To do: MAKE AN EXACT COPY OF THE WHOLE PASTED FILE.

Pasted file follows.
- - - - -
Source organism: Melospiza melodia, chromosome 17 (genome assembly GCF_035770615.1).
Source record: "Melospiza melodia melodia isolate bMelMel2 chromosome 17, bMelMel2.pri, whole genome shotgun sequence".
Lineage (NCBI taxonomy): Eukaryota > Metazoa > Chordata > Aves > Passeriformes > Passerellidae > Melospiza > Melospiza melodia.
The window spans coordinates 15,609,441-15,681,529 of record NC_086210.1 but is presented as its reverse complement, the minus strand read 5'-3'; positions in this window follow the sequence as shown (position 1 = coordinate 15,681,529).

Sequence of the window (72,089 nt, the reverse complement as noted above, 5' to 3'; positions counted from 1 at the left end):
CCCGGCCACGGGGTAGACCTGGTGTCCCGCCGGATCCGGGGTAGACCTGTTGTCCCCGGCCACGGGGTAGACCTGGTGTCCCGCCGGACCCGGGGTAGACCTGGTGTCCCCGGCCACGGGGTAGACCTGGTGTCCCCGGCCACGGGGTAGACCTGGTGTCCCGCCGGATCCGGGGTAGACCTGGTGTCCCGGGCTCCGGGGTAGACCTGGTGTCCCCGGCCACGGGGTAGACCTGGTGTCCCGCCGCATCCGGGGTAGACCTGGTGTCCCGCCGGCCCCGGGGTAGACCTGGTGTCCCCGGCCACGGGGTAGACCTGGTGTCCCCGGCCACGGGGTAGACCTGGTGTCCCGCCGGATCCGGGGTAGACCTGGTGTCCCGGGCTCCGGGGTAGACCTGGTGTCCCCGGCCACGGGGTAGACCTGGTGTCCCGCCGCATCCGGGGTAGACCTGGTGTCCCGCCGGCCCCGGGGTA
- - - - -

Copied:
Source organism: Melospiza melodia, chromosome 17 (genome assembly GCF_035770615.1).
Source record: "Melospiza melodia melodia isolate bMelMel2 chromosome 17, bMelMel2.pri, whole genome shotgun sequence".
Lineage (NCBI taxonomy): Eukaryota > Metazoa > Chordata > Aves > Passeriformes > Passerellidae > Melospiza > Melospiza melodia.
The window spans coordinates 15,609,441-15,681,529 of record NC_086210.1 but is presented as its reverse complement, the minus strand read 5'-3'; positions in this window follow the sequence as shown (position 1 = coordinate 15,681,529).

Sequence of the window (72,089 nt, the reverse complement as noted above, 5' to 3'; positions counted from 1 at the left end):
CCCGGCCACGGGGTAGACCTGGTGTCCCGCCGGATCCGGGGTAGACCTGTTGTCCCCGGCCACGGGGTAGACCTGGTGTCCCGCCGGACCCGGGGTAGACCTGGTGTCCCCGGCCACGGGGTAGACCTGGTGTCCCCGGCCACGGGGTAGACCTGGTGTCCCGCCGGATCCGGGGTAGACCTGGTGTCCCGGGCTCCGGGGTAGACCTGGTGTCCCCGGCCACGGGGTAGACCTGGTGTCCCGCCGCATCCGGGGTAGACCTGGTGTCCCGCCGGCCCCGGGGTAGACCTGGTGTCCCCGGCCACGGGGTAGACCTGGTGTCCCCGGCCACGGGGTAGACCTGGTGTCCCGCCGGATCCGGGGTAGACCTGGTGTCCCGGGCTCCGGGGTAGACCTGGTGTCCCCGGCCACGGGGTAGACCTGGTGTCCCGCCGCATCCGGGGTAGACCTGGTGTCCCGCCGGCCCCGGGGTA